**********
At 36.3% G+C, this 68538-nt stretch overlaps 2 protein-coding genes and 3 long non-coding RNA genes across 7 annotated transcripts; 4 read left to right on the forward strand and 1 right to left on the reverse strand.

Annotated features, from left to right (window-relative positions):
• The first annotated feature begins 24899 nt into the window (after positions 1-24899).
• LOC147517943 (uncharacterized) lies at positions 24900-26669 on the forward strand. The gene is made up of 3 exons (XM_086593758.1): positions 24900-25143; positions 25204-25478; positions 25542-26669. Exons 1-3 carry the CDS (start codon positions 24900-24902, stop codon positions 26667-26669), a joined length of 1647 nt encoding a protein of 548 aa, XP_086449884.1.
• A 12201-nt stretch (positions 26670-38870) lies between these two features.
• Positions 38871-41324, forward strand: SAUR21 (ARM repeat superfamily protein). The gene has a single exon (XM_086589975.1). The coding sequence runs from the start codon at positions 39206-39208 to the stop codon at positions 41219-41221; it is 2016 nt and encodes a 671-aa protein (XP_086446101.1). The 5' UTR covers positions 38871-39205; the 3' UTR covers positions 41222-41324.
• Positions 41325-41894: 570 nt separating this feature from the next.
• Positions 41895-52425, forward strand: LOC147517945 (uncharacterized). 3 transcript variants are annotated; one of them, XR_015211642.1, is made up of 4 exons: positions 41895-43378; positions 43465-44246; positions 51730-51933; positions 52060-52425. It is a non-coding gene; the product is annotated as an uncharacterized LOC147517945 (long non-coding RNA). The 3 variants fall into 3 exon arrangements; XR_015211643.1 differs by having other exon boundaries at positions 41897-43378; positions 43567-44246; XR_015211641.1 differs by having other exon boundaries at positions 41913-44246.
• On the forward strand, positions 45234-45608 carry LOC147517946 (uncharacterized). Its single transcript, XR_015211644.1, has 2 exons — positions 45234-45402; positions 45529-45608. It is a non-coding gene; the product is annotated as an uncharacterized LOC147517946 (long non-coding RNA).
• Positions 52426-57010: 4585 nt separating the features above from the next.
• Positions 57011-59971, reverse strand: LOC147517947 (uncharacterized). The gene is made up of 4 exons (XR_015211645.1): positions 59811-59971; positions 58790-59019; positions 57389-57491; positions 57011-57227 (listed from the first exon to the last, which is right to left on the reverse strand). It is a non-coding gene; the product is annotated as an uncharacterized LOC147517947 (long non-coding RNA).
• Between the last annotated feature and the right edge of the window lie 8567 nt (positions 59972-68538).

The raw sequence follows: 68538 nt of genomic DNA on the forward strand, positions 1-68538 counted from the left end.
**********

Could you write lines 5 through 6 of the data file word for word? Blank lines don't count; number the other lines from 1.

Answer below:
• A 12201-nt stretch (positions 26670-38870) lies between these two features.
• Positions 38871-41324, forward strand: SAUR21 (ARM repeat superfamily protein). The gene has a single exon (XM_086589975.1). The coding sequence runs from the start codon at positions 39206-39208 to the stop codon at positions 41219-41221; it is 2016 nt and encodes a 671-aa protein (XP_086446101.1). The 5' UTR covers positions 38871-39205; the 3' UTR covers positions 41222-41324.